My impressions after being in the business for nine months. How do I think I’ve done?
My friend Michi, a machinery dealer in Italy, once told me that it would take at least five years for a person to understand the machinery business. I felt that time frame was similar to my previous gig writing/editing at Today’s Machining World. It wasn’t until the fifth year working at the magazine that I felt like I sort of knew what I was doing, or least knew what I didn’t know. So of course what did I do then …? I decided to switch jobs.
Since I joined Graff-Pinkert everyone has been preaching patience when it comes to learning the technical side of the machines. Ironically, although I’m a third generation machinery dealer, as far as I know, all of the Graff’s have had a mediocre technical aptitude at best. Problems to fix in our house while growing up? At least 90 percent of the time we called the repair guy. And if we didn’t get someone to come there was a higher likelihood my Mom would step in with the wrench than my Dad.
Rex Magagnotti is by far our most technically inclined salesperson at Graff-Pinkert, so he’s been entrusted with getting my “screw machinology” (as my boss likes to say) up to a level where I can follow a conversation about the machines, or at least fake it. He’s of a different gene pool than my Dad, Lloyd, and Uncle Jim, and before he came to Graff-Pinkert he worked for an Acme rebuilder. I like to think of him as a kind of Jedi Master of screw machines. He’s Obi-Wan Kenobe and I aspire to be Luke Skywalker. Wishful thinking, I know. I ask a ton of questions, and I like to think that while he’s teaching me what he’s learned over the last 20 some years, they give him perspective and maybe raises his own game some.
We go on road trips together, mostly throughout the Midwest, looking for treasure, often multi-spindles scrunched together in dank warehouses, covered in grease with wires hanging out everywhere. I’ve learned that often the machines that look pretty on the surface can be fools gold. A common culprit is too much play on the end tool slide of an Acme. Sometimes the ugliest looking machines are the most valuable. Rex has also taught me to keep my ADD mouth shut about various other deals and machines we know about when we are in customers’ plants. He and my other bosses have preached to me the virtue of constantly having my eyes and ears open for other equipment or bits of information that pop up when we go visit customers. They always say that when you go somewhere looking to sell something you end up buying something, and when you go somewhere to buy something you end up selling something. That’s one of my favorite things about the business – the unpredictability – the treasure hunting – finding value in what other people don’t – using creativity to figure out how to make a deal happen.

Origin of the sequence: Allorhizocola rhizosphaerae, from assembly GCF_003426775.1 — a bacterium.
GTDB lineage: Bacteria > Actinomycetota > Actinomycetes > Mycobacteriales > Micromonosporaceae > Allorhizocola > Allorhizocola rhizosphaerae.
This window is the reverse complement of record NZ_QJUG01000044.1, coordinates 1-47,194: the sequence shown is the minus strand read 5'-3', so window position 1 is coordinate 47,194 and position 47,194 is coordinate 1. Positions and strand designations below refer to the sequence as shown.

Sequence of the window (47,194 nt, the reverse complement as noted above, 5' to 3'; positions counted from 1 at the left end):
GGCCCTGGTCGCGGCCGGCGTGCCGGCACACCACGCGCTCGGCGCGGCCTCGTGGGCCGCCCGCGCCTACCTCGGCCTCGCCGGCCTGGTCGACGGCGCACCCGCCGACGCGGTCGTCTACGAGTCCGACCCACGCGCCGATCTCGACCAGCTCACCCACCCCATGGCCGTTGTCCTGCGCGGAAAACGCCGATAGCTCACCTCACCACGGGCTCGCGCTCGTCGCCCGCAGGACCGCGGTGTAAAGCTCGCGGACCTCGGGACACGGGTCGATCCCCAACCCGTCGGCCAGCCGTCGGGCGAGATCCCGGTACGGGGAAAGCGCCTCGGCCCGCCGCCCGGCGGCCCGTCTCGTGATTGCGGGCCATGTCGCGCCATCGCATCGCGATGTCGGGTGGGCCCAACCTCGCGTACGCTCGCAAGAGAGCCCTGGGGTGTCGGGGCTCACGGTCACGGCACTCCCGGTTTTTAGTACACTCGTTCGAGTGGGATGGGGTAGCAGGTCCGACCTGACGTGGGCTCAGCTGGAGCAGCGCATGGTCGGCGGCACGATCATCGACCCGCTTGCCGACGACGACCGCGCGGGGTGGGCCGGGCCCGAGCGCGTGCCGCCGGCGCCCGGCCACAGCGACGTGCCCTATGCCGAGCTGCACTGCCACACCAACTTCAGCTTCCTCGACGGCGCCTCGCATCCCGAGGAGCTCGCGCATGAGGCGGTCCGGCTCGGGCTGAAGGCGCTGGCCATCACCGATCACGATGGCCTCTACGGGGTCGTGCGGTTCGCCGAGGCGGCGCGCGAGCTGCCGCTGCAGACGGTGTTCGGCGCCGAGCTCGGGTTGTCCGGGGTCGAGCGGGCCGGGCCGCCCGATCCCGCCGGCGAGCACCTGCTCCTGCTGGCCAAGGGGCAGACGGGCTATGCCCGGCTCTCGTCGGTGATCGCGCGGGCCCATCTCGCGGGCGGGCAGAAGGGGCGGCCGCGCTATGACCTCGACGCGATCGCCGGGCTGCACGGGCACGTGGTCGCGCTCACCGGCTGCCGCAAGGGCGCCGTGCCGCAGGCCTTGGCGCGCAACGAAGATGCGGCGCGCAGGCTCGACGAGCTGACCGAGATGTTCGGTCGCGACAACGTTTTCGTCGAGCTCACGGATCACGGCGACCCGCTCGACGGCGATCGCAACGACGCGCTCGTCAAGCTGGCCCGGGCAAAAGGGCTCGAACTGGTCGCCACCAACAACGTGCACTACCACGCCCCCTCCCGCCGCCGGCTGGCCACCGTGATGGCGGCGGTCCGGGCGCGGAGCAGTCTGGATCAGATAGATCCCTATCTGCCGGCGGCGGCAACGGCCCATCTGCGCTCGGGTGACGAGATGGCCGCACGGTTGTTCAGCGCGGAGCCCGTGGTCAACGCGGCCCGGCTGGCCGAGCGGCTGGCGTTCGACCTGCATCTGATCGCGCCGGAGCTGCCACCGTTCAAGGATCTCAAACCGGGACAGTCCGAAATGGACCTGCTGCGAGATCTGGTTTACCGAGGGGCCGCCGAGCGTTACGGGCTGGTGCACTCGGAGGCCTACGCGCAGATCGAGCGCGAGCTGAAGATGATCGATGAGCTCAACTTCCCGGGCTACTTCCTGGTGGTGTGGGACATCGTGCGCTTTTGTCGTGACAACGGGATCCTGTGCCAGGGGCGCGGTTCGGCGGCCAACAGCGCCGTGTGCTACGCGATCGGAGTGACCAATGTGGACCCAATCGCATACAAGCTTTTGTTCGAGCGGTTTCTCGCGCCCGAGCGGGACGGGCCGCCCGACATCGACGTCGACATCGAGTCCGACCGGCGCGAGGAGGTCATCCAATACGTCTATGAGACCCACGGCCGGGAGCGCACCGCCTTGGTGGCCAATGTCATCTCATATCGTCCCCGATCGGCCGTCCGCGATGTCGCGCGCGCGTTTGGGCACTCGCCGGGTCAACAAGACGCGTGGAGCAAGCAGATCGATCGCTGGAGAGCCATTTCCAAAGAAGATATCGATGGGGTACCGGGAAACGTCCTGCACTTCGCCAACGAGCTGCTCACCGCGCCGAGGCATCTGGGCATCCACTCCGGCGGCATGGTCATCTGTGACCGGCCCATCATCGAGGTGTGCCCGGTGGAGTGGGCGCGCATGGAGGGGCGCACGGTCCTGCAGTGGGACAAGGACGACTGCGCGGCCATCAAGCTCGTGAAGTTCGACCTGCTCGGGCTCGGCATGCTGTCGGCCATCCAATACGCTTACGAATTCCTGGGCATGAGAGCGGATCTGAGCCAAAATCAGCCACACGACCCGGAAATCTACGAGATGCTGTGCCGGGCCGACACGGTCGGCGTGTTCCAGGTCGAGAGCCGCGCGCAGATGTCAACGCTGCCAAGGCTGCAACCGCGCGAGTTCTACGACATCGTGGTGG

So how do I feel about my own progress? I’m not going to give myself a letter grade. The business is complicated and I can’t see what benefit would come from that. But I digress … I think most working people in this world want to feel like they’ve accomplished something at the end of the day, or at least by the end of the week. In many jobs that accomplishment is more apparent and easier to quantify than others. A doctor can say at the end of the day that he saved someone’s life or made someone feel better. A janitor can see the room they just cleaned, a hair dresser can make someone look better in a matter of minutes, a writer can produce an article, a mechanic makes a machine that wasn’t working run again. These people know if they’ve done a good job in a few hours, and it’s clear to them that the end result stemmed from their individual efforts or not.
Sometimes I get those feelings as a machinery dealer, but almost all the deals we make at Graff-Pinkert are a collaborative effort, so individual accomplishments are hard to decipher. I sold a 1″ Wickman last week and I felt good about that. But the customer came to us from an Internet ad my Uncle put up. I didn’t find or buy this machine, I’m not going to make this machine look pretty or work perfectly before we send it to the customer. Graff-Pinkert plays a team game. We’re like a baseball team, but one in which you need several good players who can play a few positions at the same time. One person alone can’t do what our company does together.
I’m still a rookie, but if I can help it, Graff-Pinkert will have a better season than the Chicago Cubs.
Question: At your house, who does the handiwork? You, your spouse, or do you call somebody in?